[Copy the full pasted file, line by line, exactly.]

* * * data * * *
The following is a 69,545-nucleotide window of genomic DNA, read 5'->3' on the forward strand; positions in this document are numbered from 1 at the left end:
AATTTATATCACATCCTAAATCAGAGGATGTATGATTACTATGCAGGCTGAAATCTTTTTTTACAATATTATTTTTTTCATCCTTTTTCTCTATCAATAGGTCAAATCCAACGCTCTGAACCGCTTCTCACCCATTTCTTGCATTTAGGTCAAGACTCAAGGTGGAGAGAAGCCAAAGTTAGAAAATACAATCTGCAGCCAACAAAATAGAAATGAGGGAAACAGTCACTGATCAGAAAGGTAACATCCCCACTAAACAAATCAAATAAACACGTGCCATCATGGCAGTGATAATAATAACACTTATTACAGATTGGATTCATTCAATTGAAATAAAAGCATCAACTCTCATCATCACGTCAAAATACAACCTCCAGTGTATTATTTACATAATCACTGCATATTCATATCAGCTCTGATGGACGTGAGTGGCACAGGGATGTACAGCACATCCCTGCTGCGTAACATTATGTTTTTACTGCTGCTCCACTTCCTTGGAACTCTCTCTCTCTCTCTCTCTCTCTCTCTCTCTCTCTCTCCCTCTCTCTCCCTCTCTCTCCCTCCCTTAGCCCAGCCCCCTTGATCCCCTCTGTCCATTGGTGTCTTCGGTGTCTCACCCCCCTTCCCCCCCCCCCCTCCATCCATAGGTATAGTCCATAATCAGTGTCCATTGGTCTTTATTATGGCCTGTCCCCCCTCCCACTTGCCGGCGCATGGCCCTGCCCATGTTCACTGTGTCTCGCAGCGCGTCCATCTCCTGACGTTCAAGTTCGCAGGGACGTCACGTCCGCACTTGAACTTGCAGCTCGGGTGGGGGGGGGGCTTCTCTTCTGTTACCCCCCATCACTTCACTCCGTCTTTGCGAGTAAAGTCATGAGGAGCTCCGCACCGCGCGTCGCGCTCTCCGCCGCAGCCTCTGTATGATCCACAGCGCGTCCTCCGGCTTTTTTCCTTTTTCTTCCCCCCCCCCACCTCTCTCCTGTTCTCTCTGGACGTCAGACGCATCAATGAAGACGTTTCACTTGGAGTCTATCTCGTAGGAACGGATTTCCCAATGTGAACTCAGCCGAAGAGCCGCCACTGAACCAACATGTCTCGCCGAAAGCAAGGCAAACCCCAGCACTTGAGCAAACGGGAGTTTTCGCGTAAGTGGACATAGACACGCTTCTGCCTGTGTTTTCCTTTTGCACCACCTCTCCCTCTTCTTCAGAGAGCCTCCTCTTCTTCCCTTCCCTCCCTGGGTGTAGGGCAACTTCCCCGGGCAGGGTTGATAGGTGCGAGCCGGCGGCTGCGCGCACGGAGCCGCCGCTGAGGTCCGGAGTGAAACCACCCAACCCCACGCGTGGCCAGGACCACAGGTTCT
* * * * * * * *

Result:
The following is a 69,545-nucleotide window of genomic DNA, read 5'->3' on the forward strand; positions in this document are numbered from 1 at the left end:
AATTTATATCACATCCTAAATCAGAGGATGTATGATTACTATGCAGGCTGAAATCTTTTTTTACAATATTATTTTTTTCATCCTTTTTCTCTATCAATAGGTCAAATCCAACGCTCTGAACCGCTTCTCACCCATTTCTTGCATTTAGGTCAAGACTCAAGGTGGAGAGAAGCCAAAGTTAGAAAATACAATCTGCAGCCAACAAAATAGAAATGAGGGAAACAGTCACTGATCAGAAAGGTAACATCCCCACTAAACAAATCAAATAAACACGTGCCATCATGGCAGTGATAATAATAACACTTATTACAGATTGGATTCATTCAATTGAAATAAAAGCATCAACTCTCATCATCACGTCAAAATACAACCTCCAGTGTATTATTTACATAATCACTGCATATTCATATCAGCTCTGATGGACGTGAGTGGCACAGGGATGTACAGCACATCCCTGCTGCGTAACATTATGTTTTTACTGCTGCTCCACTTCCTTGGAACTCTCTCTCTCTCTCTCTCTCTCTCTCTCTCTCTCTCTCCCTCTCTCTCCCTCTCTCTCCCTCCCTTAGCCCAGCCCCCTTGATCCCCTCTGTCCATTGGTGTCTTCGGTGTCTCACCCCCCTTCCCCCCCCCCCCTCCATCCATAGGTATAGTCCATAATCAGTGTCCATTGGTCTTTATTATGGCCTGTCCCCCCTCCCACTTGCCGGCGCATGGCCCTGCCCATGTTCACTGTGTCTCGCAGCGCGTCCATCTCCTGACGTTCAAGTTCGCAGGGACGTCACGTCCGCACTTGAACTTGCAGCTCGGGTGGGGGGGGGGCTTCTCTTCTGTTACCCCCCATCACTTCACTCCGTCTTTGCGAGTAAAGTCATGAGGAGCTCCGCACCGCGCGTCGCGCTCTCCGCCGCAGCCTCTGTATGATCCACAGCGCGTCCTCCGGCTTTTTTCCTTTTTCTTCCCCCCCCCCACCTCTCTCCTGTTCTCTCTGGACGTCAGACGCATCAATGAAGACGTTTCACTTGGAGTCTATCTCGTAGGAACGGATTTCCCAATGTGAACTCAGCCGAAGAGCCGCCACTGAACCAACATGTCTCGCCGAAAGCAAGGCAAACCCCAGCACTTGAGCAAACGGGAGTTTTCGCGTAAGTGGACATAGACACGCTTCTGCCTGTGTTTTCCTTTTGCACCACCTCTCCCTCTTCTTCAGAGAGCCTCCTCTTCTTCCCTTCCCTCCCTGGGTGTAGGGCAACTTCCCCGGGCAGGGTTGATAGGTGCGAGCCGGCGGCTGCGCGCACGGAGCCGCCGCTGAGGTCCGGAGTGAAACCACCCAACCCCACGCGTGGCCAGGACCACAGGTTCT